Photo by Phinishing Touches @PhinishingTouch
In this world, there are places that have been made popular because of their attractions, The Hill was such a place. Black folks who lived and travelled through Berkeley County in West Virginia spread its fame. The Hill is where life as I know it began. How this one specific area got its name, The Hill, is a mystery to me—especially since it lacked any considerably large hill. Looking back at my childhood, I can come to only one conclusion and that is that The Hill was cursed. I honestly believe that spirits, unbeknownst to all of us who walked its streets, plagued and tormented every one of us who had the misfortune of crossing their paths. In the case of The Hill, I can find no other logical explanation for all the tragedies that took place there and the deep emotional scars that I incurred while growing up there.
As I recall my first memories of The Hill, I ponder what the previous generations must have been like that formed the place before me. I will never forget my early images of it for as long as I live. It had and still to this day does have what I would consider by true West Virginia standards a small hill with a single set of railroad tracks running through it. In most small West Virginia towns, the railroad tracks often ran alongside a much larger hill carrying coal, but that was not the case here. The trains did carry coal but there were no coal mines on The Hill. All I know is that The Hill was the name used by both blacks and whites in that part of West Virginia to describe the district where the majority of the poor blacks lived of which my family was one. It was the place where I was born.
The Hill back then possessed a very distinct smell. One could not escape the sewer odor emanating from the many outhouses that belonged to families whose old houses were packed in like sardines in a can. The poor condition of the outhouses usually mimicked that of the adjoining house. I will go on record to say that the abundant use of alcohol on The Hill also contributed to its foul smell. Large amounts of alcohol were consumed and it was not always disposed of properly. I simply thank the good Lord for the trees and flowers in the neighborhood which freshened the air we were forced to breathe. On the other hand, not every house on The Hill was old with an outhouse. There were a few decent homes sprinkled throughout the neighborhood that had indoor plumbing.
The Hill was a sleeping lion during the daytime but at nighttime it woke up and everyone within distance could hear its roar. The Hill was filled with local and distant travelers who patronized the three main establishments—Big Joe’s, the 701 Club, and the Elks. These establishments offered everything from food, drinking, and dancing to pool play and gambling. Big Joe’s which was the hottest gambling site on The Hill, served alcohol while also hosting a restaurant and pool hall. It was considered by everyone who frequented the area as the most dangerous of the clubs located on The Hill. A person did not wander into Big Joe’s by accident. Located above its restaurant and pool hall were bedrooms that people used in the same fashion as hotel rooms.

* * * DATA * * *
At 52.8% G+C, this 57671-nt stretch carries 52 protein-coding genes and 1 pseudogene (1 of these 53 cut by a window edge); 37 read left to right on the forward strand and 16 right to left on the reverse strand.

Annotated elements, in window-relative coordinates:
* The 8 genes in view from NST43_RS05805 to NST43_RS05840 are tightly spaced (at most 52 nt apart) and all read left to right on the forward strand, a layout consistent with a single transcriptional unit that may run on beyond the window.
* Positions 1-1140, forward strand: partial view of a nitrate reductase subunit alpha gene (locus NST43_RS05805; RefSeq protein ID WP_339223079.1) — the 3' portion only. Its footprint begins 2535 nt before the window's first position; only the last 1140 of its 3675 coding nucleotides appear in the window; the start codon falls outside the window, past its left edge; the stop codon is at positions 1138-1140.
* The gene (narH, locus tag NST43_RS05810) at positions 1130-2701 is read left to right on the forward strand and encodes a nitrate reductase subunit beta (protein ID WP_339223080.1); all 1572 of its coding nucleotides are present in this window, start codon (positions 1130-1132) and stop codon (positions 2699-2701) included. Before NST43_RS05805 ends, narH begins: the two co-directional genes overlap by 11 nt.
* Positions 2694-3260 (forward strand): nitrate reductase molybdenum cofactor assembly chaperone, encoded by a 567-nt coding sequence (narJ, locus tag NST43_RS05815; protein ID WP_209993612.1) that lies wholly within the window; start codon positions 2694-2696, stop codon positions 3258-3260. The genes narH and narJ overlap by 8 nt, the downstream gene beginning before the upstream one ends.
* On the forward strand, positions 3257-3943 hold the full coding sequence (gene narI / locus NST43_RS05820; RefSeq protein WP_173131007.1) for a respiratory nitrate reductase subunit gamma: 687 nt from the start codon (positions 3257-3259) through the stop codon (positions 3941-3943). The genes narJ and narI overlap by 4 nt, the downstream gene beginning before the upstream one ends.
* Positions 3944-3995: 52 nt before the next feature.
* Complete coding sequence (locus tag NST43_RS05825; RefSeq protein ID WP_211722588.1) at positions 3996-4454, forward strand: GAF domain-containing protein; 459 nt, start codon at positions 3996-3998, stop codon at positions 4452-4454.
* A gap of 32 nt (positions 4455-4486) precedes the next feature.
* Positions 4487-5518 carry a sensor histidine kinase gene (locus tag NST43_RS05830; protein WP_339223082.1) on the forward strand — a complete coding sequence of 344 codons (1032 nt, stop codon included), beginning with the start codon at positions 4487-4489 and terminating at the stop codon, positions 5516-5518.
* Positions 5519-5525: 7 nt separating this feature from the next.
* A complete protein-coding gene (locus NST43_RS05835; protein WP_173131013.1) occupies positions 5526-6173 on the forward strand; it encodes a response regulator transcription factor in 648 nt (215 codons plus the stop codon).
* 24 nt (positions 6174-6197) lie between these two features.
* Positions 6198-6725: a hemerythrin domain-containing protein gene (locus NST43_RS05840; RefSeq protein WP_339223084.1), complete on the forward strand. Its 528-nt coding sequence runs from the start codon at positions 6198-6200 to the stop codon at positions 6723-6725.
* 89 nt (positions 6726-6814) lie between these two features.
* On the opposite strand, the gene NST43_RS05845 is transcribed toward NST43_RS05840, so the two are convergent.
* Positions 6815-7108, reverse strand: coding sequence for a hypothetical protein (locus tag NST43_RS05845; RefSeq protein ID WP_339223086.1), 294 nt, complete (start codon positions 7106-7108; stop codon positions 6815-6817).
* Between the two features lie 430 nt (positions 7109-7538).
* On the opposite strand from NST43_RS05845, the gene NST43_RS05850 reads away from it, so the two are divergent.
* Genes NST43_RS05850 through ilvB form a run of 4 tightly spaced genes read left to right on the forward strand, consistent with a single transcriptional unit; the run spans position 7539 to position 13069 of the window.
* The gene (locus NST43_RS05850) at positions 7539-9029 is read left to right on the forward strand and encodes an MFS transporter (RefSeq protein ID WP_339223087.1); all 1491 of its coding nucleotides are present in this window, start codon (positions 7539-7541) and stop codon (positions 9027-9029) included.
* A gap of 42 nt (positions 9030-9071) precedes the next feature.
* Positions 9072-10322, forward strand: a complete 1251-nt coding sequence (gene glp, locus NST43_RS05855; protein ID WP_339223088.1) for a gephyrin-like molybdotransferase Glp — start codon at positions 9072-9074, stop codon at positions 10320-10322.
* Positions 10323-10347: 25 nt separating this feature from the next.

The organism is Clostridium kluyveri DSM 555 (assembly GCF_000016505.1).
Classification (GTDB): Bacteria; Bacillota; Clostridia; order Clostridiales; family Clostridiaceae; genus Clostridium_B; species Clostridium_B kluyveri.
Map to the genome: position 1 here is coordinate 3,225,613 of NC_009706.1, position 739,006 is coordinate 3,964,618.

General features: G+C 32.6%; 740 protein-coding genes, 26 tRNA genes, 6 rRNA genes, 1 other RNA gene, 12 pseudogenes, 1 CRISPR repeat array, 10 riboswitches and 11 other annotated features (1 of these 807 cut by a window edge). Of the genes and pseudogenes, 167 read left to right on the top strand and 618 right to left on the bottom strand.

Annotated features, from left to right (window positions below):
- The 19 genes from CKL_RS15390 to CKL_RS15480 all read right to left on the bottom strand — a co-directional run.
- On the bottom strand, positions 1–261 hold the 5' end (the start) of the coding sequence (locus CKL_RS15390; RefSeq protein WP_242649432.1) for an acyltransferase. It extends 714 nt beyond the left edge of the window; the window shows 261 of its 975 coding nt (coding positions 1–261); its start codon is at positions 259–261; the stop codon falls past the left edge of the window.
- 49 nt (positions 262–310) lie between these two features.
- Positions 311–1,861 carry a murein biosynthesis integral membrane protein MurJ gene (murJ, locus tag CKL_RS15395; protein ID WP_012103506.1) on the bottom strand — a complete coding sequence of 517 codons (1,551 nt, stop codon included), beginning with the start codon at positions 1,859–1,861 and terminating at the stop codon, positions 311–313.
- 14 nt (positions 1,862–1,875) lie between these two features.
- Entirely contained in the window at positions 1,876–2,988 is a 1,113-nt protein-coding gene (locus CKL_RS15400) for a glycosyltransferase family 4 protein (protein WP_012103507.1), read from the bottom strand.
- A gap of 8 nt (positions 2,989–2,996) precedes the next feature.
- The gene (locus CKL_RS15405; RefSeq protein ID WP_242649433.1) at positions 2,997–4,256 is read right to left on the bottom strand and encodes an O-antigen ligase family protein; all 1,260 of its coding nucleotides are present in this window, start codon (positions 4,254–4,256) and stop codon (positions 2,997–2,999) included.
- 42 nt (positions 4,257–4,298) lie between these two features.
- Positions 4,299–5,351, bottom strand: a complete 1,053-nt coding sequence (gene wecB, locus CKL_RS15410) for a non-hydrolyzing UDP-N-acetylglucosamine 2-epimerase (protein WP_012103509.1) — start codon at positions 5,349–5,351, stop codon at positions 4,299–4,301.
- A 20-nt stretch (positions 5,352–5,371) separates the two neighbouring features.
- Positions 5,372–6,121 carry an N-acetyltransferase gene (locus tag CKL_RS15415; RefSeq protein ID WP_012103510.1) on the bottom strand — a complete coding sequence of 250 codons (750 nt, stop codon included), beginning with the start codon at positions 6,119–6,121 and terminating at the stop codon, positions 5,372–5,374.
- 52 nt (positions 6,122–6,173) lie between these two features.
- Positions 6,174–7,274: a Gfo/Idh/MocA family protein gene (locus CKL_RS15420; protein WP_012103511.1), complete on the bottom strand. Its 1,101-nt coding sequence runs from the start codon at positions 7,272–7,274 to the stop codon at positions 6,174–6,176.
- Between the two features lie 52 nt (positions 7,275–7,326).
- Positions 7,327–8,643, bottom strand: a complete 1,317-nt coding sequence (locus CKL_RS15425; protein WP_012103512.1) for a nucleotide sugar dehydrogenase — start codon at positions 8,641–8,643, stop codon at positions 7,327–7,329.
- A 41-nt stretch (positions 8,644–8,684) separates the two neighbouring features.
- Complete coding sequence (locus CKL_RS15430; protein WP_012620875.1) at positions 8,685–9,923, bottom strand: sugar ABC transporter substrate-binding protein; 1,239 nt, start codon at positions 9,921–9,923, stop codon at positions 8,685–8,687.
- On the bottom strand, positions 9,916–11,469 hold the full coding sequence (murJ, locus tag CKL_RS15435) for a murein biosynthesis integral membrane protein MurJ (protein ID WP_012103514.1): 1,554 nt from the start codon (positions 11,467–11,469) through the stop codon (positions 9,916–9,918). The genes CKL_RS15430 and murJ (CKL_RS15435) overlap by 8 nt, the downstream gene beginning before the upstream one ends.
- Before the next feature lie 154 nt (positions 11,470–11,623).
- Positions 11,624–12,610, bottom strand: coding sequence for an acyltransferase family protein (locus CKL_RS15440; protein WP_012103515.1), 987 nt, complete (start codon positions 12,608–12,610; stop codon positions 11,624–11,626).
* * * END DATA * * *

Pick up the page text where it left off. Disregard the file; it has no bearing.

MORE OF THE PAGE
Secondly, there was the 701 Club which was just as popular as Big Joe’s. It had a slightly different flare to it. It too served alcohol like Big Joe’s but instead of a restaurant with menu, it specialized in fried chicken. I would dare to say that Kentucky Fried Chicken had nothing on the 701 Club. Folks came from far and near to purchase a piece of fried chicken from the 701 Club. In addition to serving drinks and chicken, the 701 Club was known as being a popular scene for dancing. Patrons crowded in it to enjoy the latest dance tunes. The owners of the club brought in local disc jockeys and bands from out of town to play music. It was located around the corner from Big Joe’s. Similarly, the 701 Club, Big Joe’s, and the Elks were black-owned businesses.
Last but not least, there was the Elks. It did not portray the same fire power as Big Joe’s or the 701 Club, but it did hold its own when it came to meeting the needs of the patrons who were seeking pleasure on The Hill. The building that housed the Elks did not have the same glare as the two other establishments. In fact, someone could have mistaken it for an abandoned building. It was located around the corner from Big Joe’s within a stone’s throw distance. Someone standing on its front porch could easily look across the railroad tracks and see the patrons entering and exiting Big Joe’s. In fact, it was the smallest of the three establishments and was considered by most a private club. It was mainly used to host dances. I was always amazed at how the Elks accommodated people given that its rooms were small.
The three clubs together supplied a night life on The Hill that made it the most happening place in Berkeley County on any given Friday or Saturday night. During the day, The Hill was a lot calmer but it still gave the impression of a sleeping lion that if woken could unleash its fury on helpless prey. People were drawn to it—especially men. I do not ever remember a day going by where I did not see at least one man standing outside somewhere on The Hill. Looking back, I find it hard to believe that their interest was not directed towards something more positive like the churches that were also located on The Hill. There was basically one church for every club. I would go as far to speculate that the place called The Hill, though cursed, could have been worse if not for the praying saints in those churches.